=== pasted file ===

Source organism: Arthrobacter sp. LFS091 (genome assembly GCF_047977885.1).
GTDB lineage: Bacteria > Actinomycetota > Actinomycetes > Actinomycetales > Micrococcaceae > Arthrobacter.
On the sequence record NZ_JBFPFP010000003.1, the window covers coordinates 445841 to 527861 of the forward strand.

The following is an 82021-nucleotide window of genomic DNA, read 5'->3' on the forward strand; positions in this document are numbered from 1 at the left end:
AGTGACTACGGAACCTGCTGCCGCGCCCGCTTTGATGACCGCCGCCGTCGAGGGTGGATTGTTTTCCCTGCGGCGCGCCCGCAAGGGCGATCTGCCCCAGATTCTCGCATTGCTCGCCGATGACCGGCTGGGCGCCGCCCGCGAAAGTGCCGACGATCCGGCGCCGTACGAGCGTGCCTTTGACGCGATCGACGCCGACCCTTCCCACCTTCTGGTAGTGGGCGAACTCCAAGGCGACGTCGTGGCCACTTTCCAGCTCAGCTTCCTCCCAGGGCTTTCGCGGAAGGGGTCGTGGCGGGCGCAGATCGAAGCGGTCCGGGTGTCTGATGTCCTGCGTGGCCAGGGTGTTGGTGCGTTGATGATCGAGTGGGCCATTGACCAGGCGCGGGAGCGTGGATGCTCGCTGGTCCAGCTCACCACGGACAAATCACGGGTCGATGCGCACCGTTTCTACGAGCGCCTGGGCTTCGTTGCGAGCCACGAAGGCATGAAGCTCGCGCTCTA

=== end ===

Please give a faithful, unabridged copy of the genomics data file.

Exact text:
Source organism: Arthrobacter sp. LFS091 (genome assembly GCF_047977885.1).
GTDB lineage: Bacteria > Actinomycetota > Actinomycetes > Actinomycetales > Micrococcaceae > Arthrobacter.
On the sequence record NZ_JBFPFP010000003.1, the window covers coordinates 445841 to 527861 of the forward strand.

The following is an 82021-nucleotide window of genomic DNA, read 5'->3' on the forward strand; positions in this document are numbered from 1 at the left end:
AGTGACTACGGAACCTGCTGCCGCGCCCGCTTTGATGACCGCCGCCGTCGAGGGTGGATTGTTTTCCCTGCGGCGCGCCCGCAAGGGCGATCTGCCCCAGATTCTCGCATTGCTCGCCGATGACCGGCTGGGCGCCGCCCGCGAAAGTGCCGACGATCCGGCGCCGTACGAGCGTGCCTTTGACGCGATCGACGCCGACCCTTCCCACCTTCTGGTAGTGGGCGAACTCCAAGGCGACGTCGTGGCCACTTTCCAGCTCAGCTTCCTCCCAGGGCTTTCGCGGAAGGGGTCGTGGCGGGCGCAGATCGAAGCGGTCCGGGTGTCTGATGTCCTGCGTGGCCAGGGTGTTGGTGCGTTGATGATCGAGTGGGCCATTGACCAGGCGCGGGAGCGTGGATGCTCGCTGGTCCAGCTCACCACGGACAAATCACGGGTCGATGCGCACCGTTTCTACGAGCGCCTGGGCTTCGTTGCGAGCCACGAAGGCATGAAGCTCGCGCTCTA